The Ministry of Industry and Handicrafts on Monday said that 100 per cent of people in urban areas will have reliable access to clean water by 2025 as the government takes action to tackle drought and other effects of climate change.
The World Health Organization has predicted that between 2030 and 2050 climate change will kill 250,000 people a year, with 38,000 deaths from extreme heat. Food shortages are expected to kill 95,000 children.
A 2015 UN Risk Report showed that Cambodia is the world’s ninth most vulnerable country for disaster, with the economy, agriculture, health and education sectors likely to be affected.
Ministry secretary of state Um Sotha said government policy aimed for 100 per cent of people living in urban areas to have reliable access to clean water, with 90 per cent part of the piped water system and the remaining 10 per cent to receive it from other sources.
Sotha was speaking at a workshop on Monday hosted by the ministry and attended by civil society organisations and around 200 sub-national government officials and representatives of clean water supply operations from across the country.
He said the ministry has expressed concerns over future droughts and has ordered its municipal and provincial officials to study the matter.
“We are worried about this problem and have instructed our provincial and municipal departments to work with their counterparts at the Ministry of Water Resources and Meteorology to study it."
“We regard the study of how the supply of water will be affected during dry seasons with no rain and how many cubic metres can be supplied as an urgent task."
“Private clean water suppliers get their water from existing sources, but if a natural disaster was to occur, it is possible they will not be able to do this."
“Therefore, the state needs to intervene because water sources depend on geography – some areas have it but some do not. This is the challenge,” Sotha said.
He said that while some areas were facing water shortages, private suppliers nationwide were yet to fill the need.
Ieng Vongrithy, representative of Prek Thmey Water Supply in Kandal province’s Koh Thom district, told The Post that while his operation has not faced water shortages as it is located on the Mekong River, it does face technical issues.
“I do not worry because I can supply the people with enough clean water, both in rainy and dry seasons. But I want to ask for technical and financial support because we run a small operation and usually face such issues,” he said.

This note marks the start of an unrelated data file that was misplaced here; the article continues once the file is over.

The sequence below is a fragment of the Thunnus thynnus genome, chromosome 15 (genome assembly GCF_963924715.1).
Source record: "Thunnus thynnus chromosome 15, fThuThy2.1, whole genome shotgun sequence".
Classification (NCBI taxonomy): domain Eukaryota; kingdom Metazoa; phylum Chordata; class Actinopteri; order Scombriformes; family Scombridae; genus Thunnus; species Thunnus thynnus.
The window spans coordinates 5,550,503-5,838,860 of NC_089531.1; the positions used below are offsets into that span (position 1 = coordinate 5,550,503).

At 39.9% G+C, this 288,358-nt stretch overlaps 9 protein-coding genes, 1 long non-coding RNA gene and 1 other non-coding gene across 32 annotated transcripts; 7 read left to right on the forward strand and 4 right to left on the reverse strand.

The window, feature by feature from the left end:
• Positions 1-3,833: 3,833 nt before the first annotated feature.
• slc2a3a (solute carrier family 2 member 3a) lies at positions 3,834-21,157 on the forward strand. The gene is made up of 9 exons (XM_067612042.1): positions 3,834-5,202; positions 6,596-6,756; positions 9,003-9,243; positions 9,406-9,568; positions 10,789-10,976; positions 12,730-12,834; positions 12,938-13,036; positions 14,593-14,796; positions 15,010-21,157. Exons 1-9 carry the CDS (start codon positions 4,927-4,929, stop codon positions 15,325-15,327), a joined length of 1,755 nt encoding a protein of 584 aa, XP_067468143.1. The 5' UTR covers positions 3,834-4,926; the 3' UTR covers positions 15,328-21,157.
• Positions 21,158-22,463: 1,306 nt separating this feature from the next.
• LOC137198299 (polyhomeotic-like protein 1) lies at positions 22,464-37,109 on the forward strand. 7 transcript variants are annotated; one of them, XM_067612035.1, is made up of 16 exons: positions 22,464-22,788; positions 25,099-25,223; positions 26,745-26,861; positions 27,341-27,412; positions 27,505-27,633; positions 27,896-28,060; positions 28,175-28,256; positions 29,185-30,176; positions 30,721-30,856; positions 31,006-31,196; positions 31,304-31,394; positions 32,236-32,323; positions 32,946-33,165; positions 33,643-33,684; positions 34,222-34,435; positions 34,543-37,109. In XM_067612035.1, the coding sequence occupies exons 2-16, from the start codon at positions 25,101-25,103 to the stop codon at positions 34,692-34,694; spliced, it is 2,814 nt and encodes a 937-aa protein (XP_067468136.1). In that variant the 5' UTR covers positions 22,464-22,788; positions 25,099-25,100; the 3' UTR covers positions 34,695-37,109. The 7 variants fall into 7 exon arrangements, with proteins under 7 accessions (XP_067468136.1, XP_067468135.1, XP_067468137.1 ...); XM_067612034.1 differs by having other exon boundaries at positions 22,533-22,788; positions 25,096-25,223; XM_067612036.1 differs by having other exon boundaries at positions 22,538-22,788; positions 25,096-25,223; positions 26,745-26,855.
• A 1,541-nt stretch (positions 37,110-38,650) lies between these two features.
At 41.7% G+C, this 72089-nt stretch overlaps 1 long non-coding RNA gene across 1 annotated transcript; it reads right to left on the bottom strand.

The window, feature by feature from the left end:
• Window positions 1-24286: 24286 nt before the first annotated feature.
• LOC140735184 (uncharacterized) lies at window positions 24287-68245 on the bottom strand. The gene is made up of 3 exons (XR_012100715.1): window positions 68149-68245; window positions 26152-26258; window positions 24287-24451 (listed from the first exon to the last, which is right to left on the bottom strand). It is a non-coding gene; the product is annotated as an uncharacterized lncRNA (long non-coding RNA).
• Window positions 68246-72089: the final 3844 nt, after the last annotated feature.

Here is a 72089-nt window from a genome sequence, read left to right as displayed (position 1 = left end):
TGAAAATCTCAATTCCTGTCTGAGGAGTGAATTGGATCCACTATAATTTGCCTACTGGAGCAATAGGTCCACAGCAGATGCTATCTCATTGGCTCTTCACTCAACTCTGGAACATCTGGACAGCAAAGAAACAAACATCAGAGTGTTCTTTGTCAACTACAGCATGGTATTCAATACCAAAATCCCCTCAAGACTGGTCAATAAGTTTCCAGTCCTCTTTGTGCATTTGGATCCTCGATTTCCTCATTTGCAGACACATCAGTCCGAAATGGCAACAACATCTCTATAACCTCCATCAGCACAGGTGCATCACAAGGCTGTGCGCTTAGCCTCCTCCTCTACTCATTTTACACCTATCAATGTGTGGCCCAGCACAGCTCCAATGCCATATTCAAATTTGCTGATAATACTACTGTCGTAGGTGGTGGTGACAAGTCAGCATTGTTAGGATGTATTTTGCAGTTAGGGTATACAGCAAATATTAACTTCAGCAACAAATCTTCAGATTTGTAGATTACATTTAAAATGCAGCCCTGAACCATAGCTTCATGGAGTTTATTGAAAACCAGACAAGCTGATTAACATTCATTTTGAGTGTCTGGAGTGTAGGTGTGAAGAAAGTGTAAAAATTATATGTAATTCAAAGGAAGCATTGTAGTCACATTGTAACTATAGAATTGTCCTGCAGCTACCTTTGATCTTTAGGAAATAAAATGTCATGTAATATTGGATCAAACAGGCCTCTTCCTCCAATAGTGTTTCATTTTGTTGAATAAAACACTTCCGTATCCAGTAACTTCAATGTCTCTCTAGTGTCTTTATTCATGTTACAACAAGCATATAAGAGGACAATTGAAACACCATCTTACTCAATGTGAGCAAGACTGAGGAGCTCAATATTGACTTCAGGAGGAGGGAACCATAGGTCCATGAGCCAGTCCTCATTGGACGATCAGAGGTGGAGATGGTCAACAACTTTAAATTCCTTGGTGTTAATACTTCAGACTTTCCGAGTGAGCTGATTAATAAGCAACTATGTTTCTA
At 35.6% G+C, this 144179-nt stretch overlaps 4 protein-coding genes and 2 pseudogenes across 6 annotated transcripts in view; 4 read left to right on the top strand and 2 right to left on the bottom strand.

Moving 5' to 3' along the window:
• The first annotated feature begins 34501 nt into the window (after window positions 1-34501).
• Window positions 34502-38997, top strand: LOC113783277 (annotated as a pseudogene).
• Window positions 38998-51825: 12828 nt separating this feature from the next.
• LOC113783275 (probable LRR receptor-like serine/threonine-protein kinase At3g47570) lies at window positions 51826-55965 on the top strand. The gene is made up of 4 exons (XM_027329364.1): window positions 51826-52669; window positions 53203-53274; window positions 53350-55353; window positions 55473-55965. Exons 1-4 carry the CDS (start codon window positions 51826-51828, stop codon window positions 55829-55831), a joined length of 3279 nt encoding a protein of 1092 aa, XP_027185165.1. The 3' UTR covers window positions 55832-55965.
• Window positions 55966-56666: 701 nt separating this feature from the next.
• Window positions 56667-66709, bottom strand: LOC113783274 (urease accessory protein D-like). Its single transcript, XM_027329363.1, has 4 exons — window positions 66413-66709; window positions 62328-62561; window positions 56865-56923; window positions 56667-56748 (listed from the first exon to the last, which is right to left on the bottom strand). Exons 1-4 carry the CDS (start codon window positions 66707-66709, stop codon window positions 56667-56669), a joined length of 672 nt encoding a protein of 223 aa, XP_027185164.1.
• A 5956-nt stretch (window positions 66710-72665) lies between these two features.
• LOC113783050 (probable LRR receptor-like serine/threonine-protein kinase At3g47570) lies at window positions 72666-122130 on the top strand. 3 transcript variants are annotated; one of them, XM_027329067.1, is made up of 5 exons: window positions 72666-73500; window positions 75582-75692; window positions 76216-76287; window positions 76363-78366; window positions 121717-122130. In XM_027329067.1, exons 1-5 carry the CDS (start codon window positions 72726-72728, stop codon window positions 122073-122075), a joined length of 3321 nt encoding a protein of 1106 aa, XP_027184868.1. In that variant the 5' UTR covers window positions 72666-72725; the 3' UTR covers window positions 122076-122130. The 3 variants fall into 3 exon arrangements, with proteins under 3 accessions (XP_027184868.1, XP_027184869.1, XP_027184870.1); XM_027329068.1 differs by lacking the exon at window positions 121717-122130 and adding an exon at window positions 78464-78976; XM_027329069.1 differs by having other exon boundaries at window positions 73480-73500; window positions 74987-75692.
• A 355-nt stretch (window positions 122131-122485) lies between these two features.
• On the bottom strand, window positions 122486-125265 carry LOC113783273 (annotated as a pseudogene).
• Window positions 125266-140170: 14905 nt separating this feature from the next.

Chheang Sokha, a representative of Kampong Trach Clean Water Supply in Kampot province’s Kampong Trach district, told The Post on Monday that though his operation was yet to experience water shortages, he was worried about the situation as the weather was predicted to become hotter in the future.
“[Droughts have occurred] several times and caused difficulties for people when my operation does not have enough water for them."
“At the moment, the ministry informs us beforehand and we are prepared. When my area lacks water, we try to find it from another source as we have the main system to control the flow of water,” he said.
Ministry of Water Resources spokesmen Chan Yutha, Yin Savuth and Mao Hak could not be reached for comment on Monday.
In January, the Ministry of Water Resources forecasts that this year’s dry season will be hotter than normal, especially during April and May, with temperatures hitting 40-42 degree Celsius as the weather is affected by the El Nino cycle, which last occurred in 2016.
Ministry of Rural Development spokesman Chan Darong told The Post on Monday that the ministry has set goals for 100 per cent of people living in remote areas to have a reliable supply of clean water by 2025. The ministry is prepared for drought in remote areas this year, he said.
“The ministry’s measures are to bore deep wells to ensure enough water for the whole year when we are faced with drought."
“However, we do not dare to think our measures will be 100 per cent effective because we do not know how serious the drought will be,” Darong said.